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Morning shootaround — May 3


Thompson dominating on glass again | Bird won’t commit to Vogel as coach | Warriors back Green’s star status | Batum wants to re-sign with Hornets

No. 1: Thompson breaking Hawks’ hearts again — Thanks in large part to a monstrous performance in the 2015 playoffs, Cleveland Cavaliers big man Tristan Thompson netted himself an $82 million payday last summer. His work on the offensive glass against opponents during that 2015 run was something to behold. He averaged 11 or more rebounds in every round from the semifinals on and in the Eastern Conference finals against Atlanta, he averaged 4.3 offensive rebounds alone. As the Cavs took a 1-0 lead in their East semifinals series with Atlanta last night, Thompson was up to his old tricks writes Dave McMenamin of

While LeBron James (25 points, 9 assists, 7 rebounds, 5 steals), Kyrie Irving (21 points, 8 assists) and Kevin Love (17 points, 11 rebounds) occupied their regular starring roles against Atlanta, Thompson kept setting them up with opportunities to succeed.

“When teams play great defense for 24 seconds and he comes up with those rebounds, it’s just demoralizing to a team because now they have to come out and guard us again,” said Cavs coach Tyronn Lue of Thompson. “That’s what he’s done for us the last two years. We know what he does and we know what he brings and he knows who he is.”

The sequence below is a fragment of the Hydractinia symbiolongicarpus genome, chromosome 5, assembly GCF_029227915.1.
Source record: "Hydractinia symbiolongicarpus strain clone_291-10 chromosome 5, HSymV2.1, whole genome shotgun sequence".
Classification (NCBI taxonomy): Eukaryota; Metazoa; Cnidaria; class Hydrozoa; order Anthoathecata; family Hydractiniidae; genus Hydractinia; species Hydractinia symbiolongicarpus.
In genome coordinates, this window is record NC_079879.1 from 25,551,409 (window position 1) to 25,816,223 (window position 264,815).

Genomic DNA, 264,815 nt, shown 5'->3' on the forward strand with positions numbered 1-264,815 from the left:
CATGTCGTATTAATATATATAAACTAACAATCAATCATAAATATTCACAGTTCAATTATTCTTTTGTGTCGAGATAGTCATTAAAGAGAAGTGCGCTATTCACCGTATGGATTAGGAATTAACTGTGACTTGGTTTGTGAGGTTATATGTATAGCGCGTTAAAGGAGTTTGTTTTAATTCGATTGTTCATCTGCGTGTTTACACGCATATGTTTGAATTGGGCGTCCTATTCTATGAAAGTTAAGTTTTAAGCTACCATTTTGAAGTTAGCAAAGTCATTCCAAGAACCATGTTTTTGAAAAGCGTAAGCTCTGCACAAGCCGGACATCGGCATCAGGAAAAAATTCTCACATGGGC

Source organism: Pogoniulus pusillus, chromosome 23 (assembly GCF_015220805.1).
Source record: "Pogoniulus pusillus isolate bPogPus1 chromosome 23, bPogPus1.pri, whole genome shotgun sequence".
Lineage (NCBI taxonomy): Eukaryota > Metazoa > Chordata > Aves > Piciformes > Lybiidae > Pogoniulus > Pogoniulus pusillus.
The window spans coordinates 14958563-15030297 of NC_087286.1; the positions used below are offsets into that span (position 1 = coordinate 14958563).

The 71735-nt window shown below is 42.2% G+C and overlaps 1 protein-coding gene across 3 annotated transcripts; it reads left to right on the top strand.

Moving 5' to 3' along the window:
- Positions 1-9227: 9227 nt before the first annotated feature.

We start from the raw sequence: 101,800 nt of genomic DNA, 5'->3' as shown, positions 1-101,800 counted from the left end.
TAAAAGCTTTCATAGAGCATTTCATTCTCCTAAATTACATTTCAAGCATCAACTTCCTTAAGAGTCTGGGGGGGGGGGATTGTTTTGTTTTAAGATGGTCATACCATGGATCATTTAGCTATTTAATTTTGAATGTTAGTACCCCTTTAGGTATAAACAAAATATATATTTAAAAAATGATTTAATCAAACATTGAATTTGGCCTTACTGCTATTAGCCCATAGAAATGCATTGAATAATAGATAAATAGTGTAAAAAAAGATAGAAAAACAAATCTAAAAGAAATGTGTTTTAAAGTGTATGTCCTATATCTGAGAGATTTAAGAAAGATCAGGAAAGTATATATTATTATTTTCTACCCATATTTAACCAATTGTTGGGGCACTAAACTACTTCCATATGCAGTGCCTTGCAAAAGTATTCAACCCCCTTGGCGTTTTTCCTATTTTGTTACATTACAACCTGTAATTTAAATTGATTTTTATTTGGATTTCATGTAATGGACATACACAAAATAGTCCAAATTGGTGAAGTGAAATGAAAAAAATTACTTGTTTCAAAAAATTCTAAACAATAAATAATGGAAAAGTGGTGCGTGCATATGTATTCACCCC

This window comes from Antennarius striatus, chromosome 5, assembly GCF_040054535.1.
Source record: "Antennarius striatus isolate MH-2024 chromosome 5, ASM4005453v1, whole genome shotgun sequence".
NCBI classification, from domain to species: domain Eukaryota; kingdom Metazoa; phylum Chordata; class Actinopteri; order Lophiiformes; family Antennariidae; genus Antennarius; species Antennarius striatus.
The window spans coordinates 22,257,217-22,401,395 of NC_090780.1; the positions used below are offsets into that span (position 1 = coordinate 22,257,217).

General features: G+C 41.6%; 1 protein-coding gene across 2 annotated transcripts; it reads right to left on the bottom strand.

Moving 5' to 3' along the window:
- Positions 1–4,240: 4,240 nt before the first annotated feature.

Thompson let the basketball world know who he is last spring, filling in for the injured Love as the undermanned Cavs made it all the way to the Finals. He was particularly effective against Atlanta in last year’s conference finals — averaging 11.8 points, 11 rebounds and 1.8 blocks in the series while racking up a plus-46 over the four games — and only continued that effort to begin the conference semifinals this year.

Atlanta, which led the league in defensive field goal percentage this season, is used to getting stops. But those stops become watered down if Thompson keeps generating possessions.

“If you help, then he’s active on the boards,” Atlanta coach Mike Budenholzer said. “I know it’s more important that we make them miss first. That’s our priority and then we have to have all five guys in there competing, getting after it. Credit to him. He’s a good player. He plays off their penetration and shots well.”

Is it something about the Hawks that unleashes Thompson’s game?

“Every series is different,” Thompson said following the game as he shared the podium with James after adding eight points, two assists and two blocks to his rebound total. “Against the Hawks, in terms of [Paul] Millsap and [Al] Horford, we kind of weigh about the same amount, the same active bigs — for me it’s just staying with it on the glass.

“The first half I only had two offensive rebounds, but I’m just going to keep hitting the glass every possession, and as the fourth quarter, third quarter hits — that’s when I try to use my technique to be able to create second possessions for my teammates.”